Japanese Town Bans Urban Sprawl To Rejuvenate Population And Economy

Japan
A policeman stands guard near the Imperial Palace in Tokyo, Japan, April 30, 2019. (Photo: REUTERS/Kim Kyung-Hoon)

Following the devastating tsunami that swallowed most of Japan's Onagawa port town, the local government decided to outlawed urban sprawl in a bid to fend off the negative impacts of a largely declining population.

According to a report by the World Economic Forum (WEF), the 2011 tsunami took the lives of around 16,000 people. The numbers account for 10 percent of Onagawa's total population. Furthermore, a third of the remaining residents in the Japanese town is now over 65 years old.

To address concerns of Onagawa potentially turning into a ghost town, the local government decided to ban urban sprawl. In the outskirts of the Japanese port town, only houses are not banned. The goal is to push people to the town center.

Onagawa has opened trendy shops and restaurants in a bid to attract younger consumers. Since many private-owned shops were devastated by the tsunami, the municipal government used the opportunity to own most of the town center's land area.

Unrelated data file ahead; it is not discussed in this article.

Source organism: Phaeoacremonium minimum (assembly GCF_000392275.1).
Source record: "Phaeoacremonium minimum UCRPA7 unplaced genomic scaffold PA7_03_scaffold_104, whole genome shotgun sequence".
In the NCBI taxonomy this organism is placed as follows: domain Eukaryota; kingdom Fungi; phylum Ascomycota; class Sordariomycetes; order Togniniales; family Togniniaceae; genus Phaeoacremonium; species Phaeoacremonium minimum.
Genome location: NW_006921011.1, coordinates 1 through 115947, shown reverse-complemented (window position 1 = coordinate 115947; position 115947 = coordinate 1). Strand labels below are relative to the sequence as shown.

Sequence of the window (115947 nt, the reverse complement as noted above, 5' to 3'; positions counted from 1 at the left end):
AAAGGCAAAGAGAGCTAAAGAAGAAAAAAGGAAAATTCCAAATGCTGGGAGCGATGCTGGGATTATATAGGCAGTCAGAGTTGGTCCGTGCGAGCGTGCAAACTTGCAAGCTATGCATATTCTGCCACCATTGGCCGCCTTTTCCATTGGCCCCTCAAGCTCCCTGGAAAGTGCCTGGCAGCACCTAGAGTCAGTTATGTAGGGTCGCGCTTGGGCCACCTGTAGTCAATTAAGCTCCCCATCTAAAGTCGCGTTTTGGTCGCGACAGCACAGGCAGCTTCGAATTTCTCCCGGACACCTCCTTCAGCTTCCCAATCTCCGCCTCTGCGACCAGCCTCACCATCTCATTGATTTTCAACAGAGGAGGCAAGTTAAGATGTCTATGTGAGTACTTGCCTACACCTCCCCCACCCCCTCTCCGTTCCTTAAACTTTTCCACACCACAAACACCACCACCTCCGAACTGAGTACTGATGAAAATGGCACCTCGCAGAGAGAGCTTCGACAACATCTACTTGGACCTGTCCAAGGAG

The ultimate goal is to rebuild Onagawa's town center while rejuvenating its falling population. The Japanese town is making this possible by urging consumers to go to the town center to avail services, shop for commodities, and work.

The WEF report noted that Onagawa made the move in hopes of ensuring that even if the port town's population continues to slip, the town center will move forward since people from the outskirts go to the metro for their needs.

In other regions around the world, some countries are still suffering from uncontrolled urban expansion. The Daily Maverick reported that South Africa's apartheid legacy left an urban sprawl mark on the country that has a large number of poor people.

Economic experts pointed out that instead of focusing on the damage that urban sprawl laid upon South Africa, local governments should provide areas of affordable housing where poor communities can be close to opportunities for growth.

In Japan's Onagawa, people are forced to go to the center where opportunities are available for them so they won't have to build opportunities outside the town metro. Analysts said other cities can learn a lesson or two from the Japanese port town's urban planning strategies.

Other regions in the world that have been sorely affected by urban sprawl include New Zealand. According to an op-ed on Stuff, the most apparent change in the country can be seen in Auckland where housing developments and shopping centers have filled uplands that were previously marked green on the map.

Despite increasing urban sprawl worldwide, analysts noted that through land conservation initiatives and improved town planning, cities can possibly reduce environmental impacts and drive economic growth without sacrificing rural regions.

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